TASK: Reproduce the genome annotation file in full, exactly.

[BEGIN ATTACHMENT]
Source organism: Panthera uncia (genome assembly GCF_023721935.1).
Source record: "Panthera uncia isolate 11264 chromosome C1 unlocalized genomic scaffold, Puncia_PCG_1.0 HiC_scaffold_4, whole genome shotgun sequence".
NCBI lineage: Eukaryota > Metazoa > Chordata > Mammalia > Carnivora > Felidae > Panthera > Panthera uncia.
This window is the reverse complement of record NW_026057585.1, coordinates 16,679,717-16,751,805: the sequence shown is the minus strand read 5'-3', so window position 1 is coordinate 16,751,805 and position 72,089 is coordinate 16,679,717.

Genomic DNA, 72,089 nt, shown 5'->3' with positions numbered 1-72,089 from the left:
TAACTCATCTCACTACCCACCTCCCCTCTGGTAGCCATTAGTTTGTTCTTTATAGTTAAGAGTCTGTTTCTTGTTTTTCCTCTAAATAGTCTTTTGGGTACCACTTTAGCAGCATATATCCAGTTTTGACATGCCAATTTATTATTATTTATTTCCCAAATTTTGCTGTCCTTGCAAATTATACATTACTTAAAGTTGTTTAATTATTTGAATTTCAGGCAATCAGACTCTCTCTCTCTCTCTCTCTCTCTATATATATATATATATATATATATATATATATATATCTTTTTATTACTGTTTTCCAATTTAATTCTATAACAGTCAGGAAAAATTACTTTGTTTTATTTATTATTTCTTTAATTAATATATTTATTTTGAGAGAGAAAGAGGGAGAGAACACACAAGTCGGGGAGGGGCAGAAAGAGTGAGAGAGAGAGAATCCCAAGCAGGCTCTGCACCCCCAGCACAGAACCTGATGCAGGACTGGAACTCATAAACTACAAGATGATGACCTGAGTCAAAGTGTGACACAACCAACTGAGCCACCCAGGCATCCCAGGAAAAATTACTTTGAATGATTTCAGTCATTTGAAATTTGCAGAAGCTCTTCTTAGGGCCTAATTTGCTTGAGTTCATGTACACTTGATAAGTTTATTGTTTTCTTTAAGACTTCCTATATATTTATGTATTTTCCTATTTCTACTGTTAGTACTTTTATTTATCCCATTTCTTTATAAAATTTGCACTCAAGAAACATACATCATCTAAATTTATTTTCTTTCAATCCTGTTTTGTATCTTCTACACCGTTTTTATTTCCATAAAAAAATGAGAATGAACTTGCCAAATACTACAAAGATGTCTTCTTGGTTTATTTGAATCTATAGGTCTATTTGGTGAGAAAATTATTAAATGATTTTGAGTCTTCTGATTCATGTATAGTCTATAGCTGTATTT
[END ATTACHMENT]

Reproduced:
Source organism: Panthera uncia (genome assembly GCF_023721935.1).
Source record: "Panthera uncia isolate 11264 chromosome C1 unlocalized genomic scaffold, Puncia_PCG_1.0 HiC_scaffold_4, whole genome shotgun sequence".
NCBI lineage: Eukaryota > Metazoa > Chordata > Mammalia > Carnivora > Felidae > Panthera > Panthera uncia.
This window is the reverse complement of record NW_026057585.1, coordinates 16,679,717-16,751,805: the sequence shown is the minus strand read 5'-3', so window position 1 is coordinate 16,751,805 and position 72,089 is coordinate 16,679,717.

Genomic DNA, 72,089 nt, shown 5'->3' with positions numbered 1-72,089 from the left:
TAACTCATCTCACTACCCACCTCCCCTCTGGTAGCCATTAGTTTGTTCTTTATAGTTAAGAGTCTGTTTCTTGTTTTTCCTCTAAATAGTCTTTTGGGTACCACTTTAGCAGCATATATCCAGTTTTGACATGCCAATTTATTATTATTTATTTCCCAAATTTTGCTGTCCTTGCAAATTATACATTACTTAAAGTTGTTTAATTATTTGAATTTCAGGCAATCAGACTCTCTCTCTCTCTCTCTCTCTCTATATATATATATATATATATATATATATATATATATCTTTTTATTACTGTTTTCCAATTTAATTCTATAACAGTCAGGAAAAATTACTTTGTTTTATTTATTATTTCTTTAATTAATATATTTATTTTGAGAGAGAAAGAGGGAGAGAACACACAAGTCGGGGAGGGGCAGAAAGAGTGAGAGAGAGAGAATCCCAAGCAGGCTCTGCACCCCCAGCACAGAACCTGATGCAGGACTGGAACTCATAAACTACAAGATGATGACCTGAGTCAAAGTGTGACACAACCAACTGAGCCACCCAGGCATCCCAGGAAAAATTACTTTGAATGATTTCAGTCATTTGAAATTTGCAGAAGCTCTTCTTAGGGCCTAATTTGCTTGAGTTCATGTACACTTGATAAGTTTATTGTTTTCTTTAAGACTTCCTATATATTTATGTATTTTCCTATTTCTACTGTTAGTACTTTTATTTATCCCATTTCTTTATAAAATTTGCACTCAAGAAACATACATCATCTAAATTTATTTTCTTTCAATCCTGTTTTGTATCTTCTACACCGTTTTTATTTCCATAAAAAAATGAGAATGAACTTGCCAAATACTACAAAGATGTCTTCTTGGTTTATTTGAATCTATAGGTCTATTTGGTGAGAAAATTATTAAATGATTTTGAGTCTTCTGATTCATGTATAGTCTATAGCTGTATTT